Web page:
While in principle Wikipedia's text is subject to the Creative Commons Attribution-ShareAlike License and, generally, the GNU Free Documentation License and can be used free of charge for any purpose so long as licensing terms are met, other media (including images) are sometimes identified as being subject to other licenses. Each media file has its own information page which includes source and licensing information. Clicking on the media file will lead to this information page. Many media files are free to use as long as you follow the terms of the licenses applied to them. From the information page, to download an individual free image, first right-click "Full resolution" or the linked name of the image. Next, choose to save the image (exact option depends on browser). A brief overview of some of the licenses that may be applied to media on Wikipedia is visible at Wikipedia:Image copyright tags. Additional information may be found at Commons:Licensing. However, neither the Wikimedia Foundation nor the authors of material on Wikimedia sites provide legal advice. It is the responsibility of the reuser to determine how a license applies to the intended reuse.
Media file information pages sometimes include contact information for copyright holders. If the licensing conditions of a media file are unsuitable for the reuse intended, it may be possible to contact the copyright holder of the media file for alternate conditions. This will need to be negotiated with the copyright holder directly.
All original Wikipedia text is distributed under the GFDL and CC-BY-SA licenses. Occasionally, Wikipedia articles may include images, sounds, or text quotes used under the "fair use" doctrine of United States law. It is preferred that these be obtained under the most free (libre) license (such as the freely licensed or public domain) practical. In cases where no such images/sounds are currently available, then fair use images are acceptable (until such time as free images become available).
In such a case, the material should be identified as from an external source (on the image description page, or history page, as appropriate). As "fair use" is specific to the use that you contemplate it is best if your describe the fair use rationale for such specific use either in hidden text in the article or on the image description page. Remember what is fair use for Wikipedia may not be considered a fair use for your intended use of the content in another context.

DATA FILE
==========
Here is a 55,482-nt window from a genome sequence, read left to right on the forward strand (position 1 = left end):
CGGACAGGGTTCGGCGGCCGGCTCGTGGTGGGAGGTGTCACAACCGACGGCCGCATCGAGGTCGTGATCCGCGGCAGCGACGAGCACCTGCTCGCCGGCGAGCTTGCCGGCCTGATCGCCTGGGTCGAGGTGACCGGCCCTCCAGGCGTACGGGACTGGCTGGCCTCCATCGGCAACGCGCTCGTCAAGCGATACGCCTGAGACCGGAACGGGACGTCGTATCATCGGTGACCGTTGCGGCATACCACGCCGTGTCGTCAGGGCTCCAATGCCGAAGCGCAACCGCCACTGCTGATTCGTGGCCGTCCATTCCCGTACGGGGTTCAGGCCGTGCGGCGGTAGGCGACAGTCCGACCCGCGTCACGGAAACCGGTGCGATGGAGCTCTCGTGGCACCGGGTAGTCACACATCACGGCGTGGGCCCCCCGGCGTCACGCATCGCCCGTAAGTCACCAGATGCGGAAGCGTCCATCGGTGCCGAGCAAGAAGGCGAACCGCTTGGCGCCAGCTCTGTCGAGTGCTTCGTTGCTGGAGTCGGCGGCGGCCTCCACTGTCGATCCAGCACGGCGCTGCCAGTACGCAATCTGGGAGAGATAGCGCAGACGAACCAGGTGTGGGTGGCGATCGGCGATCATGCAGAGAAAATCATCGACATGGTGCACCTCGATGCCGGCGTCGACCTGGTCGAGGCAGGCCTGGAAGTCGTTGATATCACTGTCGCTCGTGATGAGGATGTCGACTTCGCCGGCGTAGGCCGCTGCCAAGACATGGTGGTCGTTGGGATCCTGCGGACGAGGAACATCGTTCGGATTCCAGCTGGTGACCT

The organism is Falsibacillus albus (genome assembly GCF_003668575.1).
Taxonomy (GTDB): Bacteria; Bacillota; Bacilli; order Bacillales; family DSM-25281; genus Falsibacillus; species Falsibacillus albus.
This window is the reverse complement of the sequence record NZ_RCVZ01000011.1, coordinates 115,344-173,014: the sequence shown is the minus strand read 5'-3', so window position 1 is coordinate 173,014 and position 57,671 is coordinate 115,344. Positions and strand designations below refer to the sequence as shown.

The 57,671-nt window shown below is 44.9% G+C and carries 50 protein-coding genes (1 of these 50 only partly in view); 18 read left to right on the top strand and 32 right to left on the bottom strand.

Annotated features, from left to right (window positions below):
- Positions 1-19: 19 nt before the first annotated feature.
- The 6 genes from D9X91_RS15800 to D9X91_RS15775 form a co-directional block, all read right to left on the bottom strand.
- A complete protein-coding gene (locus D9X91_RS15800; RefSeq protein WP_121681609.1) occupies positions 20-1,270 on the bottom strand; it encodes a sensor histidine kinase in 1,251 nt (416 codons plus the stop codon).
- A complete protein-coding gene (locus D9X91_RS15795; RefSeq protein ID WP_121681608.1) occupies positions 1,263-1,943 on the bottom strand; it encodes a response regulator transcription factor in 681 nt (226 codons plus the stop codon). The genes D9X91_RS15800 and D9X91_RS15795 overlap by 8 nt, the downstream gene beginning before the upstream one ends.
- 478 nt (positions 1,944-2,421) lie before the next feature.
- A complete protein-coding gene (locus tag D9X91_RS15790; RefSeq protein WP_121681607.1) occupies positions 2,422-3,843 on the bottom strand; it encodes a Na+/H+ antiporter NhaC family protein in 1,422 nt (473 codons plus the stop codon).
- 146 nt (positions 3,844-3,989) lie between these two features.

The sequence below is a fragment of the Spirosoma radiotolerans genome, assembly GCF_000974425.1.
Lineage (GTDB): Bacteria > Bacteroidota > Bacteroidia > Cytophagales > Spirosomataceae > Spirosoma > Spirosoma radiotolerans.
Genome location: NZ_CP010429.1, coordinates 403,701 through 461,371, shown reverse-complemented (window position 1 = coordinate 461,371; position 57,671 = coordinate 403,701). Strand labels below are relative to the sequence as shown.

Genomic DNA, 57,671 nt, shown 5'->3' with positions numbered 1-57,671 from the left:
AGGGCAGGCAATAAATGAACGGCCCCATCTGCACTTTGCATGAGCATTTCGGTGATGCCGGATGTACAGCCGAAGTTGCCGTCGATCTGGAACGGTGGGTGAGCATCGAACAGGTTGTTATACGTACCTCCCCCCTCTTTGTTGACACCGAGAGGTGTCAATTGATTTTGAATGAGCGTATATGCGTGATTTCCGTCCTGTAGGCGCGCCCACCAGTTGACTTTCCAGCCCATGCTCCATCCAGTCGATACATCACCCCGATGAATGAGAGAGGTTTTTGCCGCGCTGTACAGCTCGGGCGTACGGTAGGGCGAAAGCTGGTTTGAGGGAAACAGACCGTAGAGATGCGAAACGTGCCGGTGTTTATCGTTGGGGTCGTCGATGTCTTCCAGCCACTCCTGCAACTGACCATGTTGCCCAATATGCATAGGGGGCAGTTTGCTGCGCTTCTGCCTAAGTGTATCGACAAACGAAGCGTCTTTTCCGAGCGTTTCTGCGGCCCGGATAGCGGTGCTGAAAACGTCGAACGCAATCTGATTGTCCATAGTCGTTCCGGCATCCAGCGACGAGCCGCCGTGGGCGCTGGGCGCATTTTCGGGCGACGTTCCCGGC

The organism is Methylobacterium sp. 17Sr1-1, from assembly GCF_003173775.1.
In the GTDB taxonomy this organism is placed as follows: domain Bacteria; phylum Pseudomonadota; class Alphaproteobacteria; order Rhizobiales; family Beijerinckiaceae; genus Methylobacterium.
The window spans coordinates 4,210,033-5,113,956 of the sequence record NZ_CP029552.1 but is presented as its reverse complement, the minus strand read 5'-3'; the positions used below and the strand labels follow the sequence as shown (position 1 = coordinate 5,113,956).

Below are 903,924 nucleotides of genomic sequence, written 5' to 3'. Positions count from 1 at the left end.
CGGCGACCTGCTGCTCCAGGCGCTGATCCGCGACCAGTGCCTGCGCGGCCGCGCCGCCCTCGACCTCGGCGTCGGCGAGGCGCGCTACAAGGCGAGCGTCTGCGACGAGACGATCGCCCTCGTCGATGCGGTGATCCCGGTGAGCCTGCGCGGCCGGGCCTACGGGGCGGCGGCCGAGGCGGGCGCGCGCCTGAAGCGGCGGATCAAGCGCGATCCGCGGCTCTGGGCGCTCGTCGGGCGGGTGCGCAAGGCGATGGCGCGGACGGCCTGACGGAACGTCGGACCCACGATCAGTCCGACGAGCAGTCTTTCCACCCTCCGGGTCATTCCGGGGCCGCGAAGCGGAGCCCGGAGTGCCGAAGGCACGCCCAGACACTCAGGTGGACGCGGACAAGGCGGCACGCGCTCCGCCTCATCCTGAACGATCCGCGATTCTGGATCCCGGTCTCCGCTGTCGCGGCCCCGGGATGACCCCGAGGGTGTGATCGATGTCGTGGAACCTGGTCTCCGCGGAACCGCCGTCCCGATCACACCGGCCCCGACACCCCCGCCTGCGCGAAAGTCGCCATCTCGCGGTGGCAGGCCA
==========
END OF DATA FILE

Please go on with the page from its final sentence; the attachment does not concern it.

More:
For example, if we include an image under fair use, you must ensure that your use of the article also qualifies for fair use (this might not be the case, for example, if you were using a Wikipedia article for a commercial use that would otherwise be allowed by our licenses and the doctrine of fair use, would not be allowed under that commercial use). Re-users of Wikipedia images outside of the United States should also be aware that it may well be that fair use as it is known in the U.S. just may not exist at all in their jurisdiction. Most other countries have only well-defined exceptions for using copyrighted works without having been granted an explicit license. In the Commonwealth nations, there is fair dealing. Countries that follow the Berne Convention have similar exceptions for narrowly defined cases. Short quotations from copyrighted works are allowed, provided the source is properly attributed. What other exceptions may exist depends entirely of the laws of the country you're in.
Wikipedia does use some text under licenses that are compatible with the GFDL but may require additional terms that we do not require for original Wikipedia text (such as including Invariant Sections, Front-Cover Texts, or Back-Cover Texts). When using these materials, you have to include those invariant sections verbatim.
We try hard to identify the sources and licenses of all media such as text, images or sounds used in our encyclopedia articles. Still, we cannot guarantee that all media are used or marked correctly: for example, if an image description page states that an image was in the public domain, you should still check yourself whether that claim appears correct and decide for yourself whether your use of the image would be fine under the laws applicable to you. Wikipedia is primarily subject to U.S. law; re-users outside the U.S. should be aware that they are subject to the laws of their country, which almost certainly are different. Images published under the GFDL or one of the Creative Commons Licenses are unlikely to pose problems, as these are specific licenses with precise terms worldwide. Public domain images may need to be re-evaluated by a re-user because it depends on each country's copyright laws what is in the public domain there. There is no guarantee that something in the public domain in the U.S. was also in the public domain in your country.